A recent Gartner research note states that companies that engage an ASP are perhaps overawed by the low initial price tag and don't consider the necessary ongoing costs they may incur as the relationship period extends.
Posted Jun 24, 2004
A recent research note takes special aim at what might be considered the hidden costs of hosted CRM. The note, by Gartner analyst Alexa Bona and entitled, "CRM on Demand Is More Expensive Than You Think," addresses the very nature of the hosted deal. It suggests that companies that engage an ASP are perhaps overawed by the low initial price tag without considering the necessary ongoing costs they may incur as the relationship period extends.
Bona points to a series of negotiation items that hosted users typically overlook, any one of which has the potential to undermine (or even erase) any expected savings. These concerns include setup costs; license conversions; fees for customers or business partners; costs of reducing users; selecting the appropriate pricing metrics; arranging residual rights; training fees; data-ownership issues; integration and customization; and termination fees.
Some vendors don't agree that any of these expenses is a surprise. "All the costs are visible," says Dan Starr, CMO of Salesnet, which provides on-demand CRM. "You know what they are when you get into the game."
But Bona also mentions several opportunities for hosted users to lower the already reduced initial costs, suggesting that users consider requesting free pilot periods, discounts, the addition of new functional modules, and minimum requirements for downtime and related service-level agreements.
According to Adam Klaber, partner and global and Americas CRM leader at IBM Business Consulting Services, with the hosted model "you have to commit less dollars initially than if you're going to go out traditionally to buy some hardware and buy some software and get some integration assistance. [But] if I'm committed to transform some of my marketing and sales and service for the long term, and my company has the skills to acquire and manage and run business applications and technology, then I may not need someone else to do it. The more sophisticated the needs or companies, the less appealing the hosted components become."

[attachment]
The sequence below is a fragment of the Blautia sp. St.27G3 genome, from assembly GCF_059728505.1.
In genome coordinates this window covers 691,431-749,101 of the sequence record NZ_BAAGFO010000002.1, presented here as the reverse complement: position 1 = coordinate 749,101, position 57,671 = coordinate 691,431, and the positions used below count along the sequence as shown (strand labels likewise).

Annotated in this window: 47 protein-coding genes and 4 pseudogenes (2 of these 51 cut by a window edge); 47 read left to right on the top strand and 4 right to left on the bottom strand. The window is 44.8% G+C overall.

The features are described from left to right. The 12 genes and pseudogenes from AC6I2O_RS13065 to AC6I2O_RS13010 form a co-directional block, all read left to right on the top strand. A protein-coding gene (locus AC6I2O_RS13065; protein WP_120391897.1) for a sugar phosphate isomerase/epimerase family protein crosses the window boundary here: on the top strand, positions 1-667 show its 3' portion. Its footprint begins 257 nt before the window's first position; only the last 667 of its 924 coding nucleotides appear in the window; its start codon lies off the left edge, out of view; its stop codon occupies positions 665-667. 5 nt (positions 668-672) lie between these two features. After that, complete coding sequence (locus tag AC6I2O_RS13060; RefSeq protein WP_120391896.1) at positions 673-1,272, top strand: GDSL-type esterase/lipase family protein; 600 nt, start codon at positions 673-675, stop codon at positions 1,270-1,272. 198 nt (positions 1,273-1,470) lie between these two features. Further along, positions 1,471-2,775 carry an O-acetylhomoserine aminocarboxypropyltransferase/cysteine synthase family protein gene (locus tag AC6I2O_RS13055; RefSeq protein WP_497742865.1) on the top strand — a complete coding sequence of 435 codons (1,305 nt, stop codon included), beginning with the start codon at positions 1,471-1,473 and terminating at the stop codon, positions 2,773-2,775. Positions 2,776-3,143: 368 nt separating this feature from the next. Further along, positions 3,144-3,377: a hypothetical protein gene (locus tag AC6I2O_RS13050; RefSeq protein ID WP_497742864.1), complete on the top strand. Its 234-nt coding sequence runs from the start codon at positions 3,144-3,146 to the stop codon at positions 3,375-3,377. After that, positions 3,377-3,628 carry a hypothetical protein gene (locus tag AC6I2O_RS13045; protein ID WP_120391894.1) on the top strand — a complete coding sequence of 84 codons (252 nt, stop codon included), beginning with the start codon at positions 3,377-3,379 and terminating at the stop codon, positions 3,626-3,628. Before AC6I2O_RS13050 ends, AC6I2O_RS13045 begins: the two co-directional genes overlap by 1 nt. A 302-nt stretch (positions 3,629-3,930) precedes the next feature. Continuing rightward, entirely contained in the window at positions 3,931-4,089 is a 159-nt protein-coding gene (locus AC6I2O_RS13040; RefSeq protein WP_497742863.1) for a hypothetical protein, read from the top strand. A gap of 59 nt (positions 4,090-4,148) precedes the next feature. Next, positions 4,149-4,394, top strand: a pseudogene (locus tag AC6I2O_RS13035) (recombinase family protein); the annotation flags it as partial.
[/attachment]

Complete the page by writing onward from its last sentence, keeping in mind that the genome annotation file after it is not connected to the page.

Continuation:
Mike West, senior program director for Saugatuck Technology, says, "Buyers negotiate pay-as-you-go or subscription pricing in the same manner as traditional licensing. These...deals often include many complex provisions and service-level agreements." Regardless of the nature of the hosted contract, he says, "due diligence is the norm."
Klaber says that hosting "is a new area," and most reports incorrectly approach the disadvantages and advantages, avoiding questions such as risk or long-term cost. A one-to-one comparison of the setup costs and licensing fees of hosted versus on-premise solutions misses the point entirely. Michael Isaac, senior program director for Saugatuck, agrees: "It is naive to view pay-as-you-go as the end of pricing and licensing issues facing buyers."
Organizations must answer one question, Klaber says: "Are you buying on-demand applications, or are you becoming an on-demand organization?" The difference is in how an organization wants business processes to function.
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